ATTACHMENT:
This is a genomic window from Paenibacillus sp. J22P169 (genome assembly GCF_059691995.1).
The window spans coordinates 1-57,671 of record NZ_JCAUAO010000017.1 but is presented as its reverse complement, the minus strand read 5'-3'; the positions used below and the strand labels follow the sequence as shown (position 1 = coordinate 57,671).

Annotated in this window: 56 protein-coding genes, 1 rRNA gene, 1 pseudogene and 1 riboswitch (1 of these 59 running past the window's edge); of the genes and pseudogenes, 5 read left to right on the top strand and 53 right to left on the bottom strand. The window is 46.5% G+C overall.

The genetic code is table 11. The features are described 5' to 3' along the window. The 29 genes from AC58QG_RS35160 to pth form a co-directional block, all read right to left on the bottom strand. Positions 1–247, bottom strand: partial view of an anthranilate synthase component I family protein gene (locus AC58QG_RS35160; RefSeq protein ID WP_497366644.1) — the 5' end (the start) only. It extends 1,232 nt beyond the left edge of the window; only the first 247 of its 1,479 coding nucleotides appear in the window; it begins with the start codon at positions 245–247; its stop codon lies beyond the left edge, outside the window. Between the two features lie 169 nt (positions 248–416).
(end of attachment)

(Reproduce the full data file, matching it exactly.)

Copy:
This is a genomic window from Paenibacillus sp. J22P169 (genome assembly GCF_059691995.1).
The window spans coordinates 1-57,671 of record NZ_JCAUAO010000017.1 but is presented as its reverse complement, the minus strand read 5'-3'; the positions used below and the strand labels follow the sequence as shown (position 1 = coordinate 57,671).

Annotated in this window: 56 protein-coding genes, 1 rRNA gene, 1 pseudogene and 1 riboswitch (1 of these 59 running past the window's edge); of the genes and pseudogenes, 5 read left to right on the top strand and 53 right to left on the bottom strand. The window is 46.5% G+C overall.

The genetic code is table 11. The features are described 5' to 3' along the window. The 29 genes from AC58QG_RS35160 to pth form a co-directional block, all read right to left on the bottom strand. Positions 1–247, bottom strand: partial view of an anthranilate synthase component I family protein gene (locus AC58QG_RS35160; RefSeq protein ID WP_497366644.1) — the 5' end (the start) only. It extends 1,232 nt beyond the left edge of the window; only the first 247 of its 1,479 coding nucleotides appear in the window; it begins with the start codon at positions 245–247; its stop codon lies beyond the left edge, outside the window. Between the two features lie 169 nt (positions 248–416).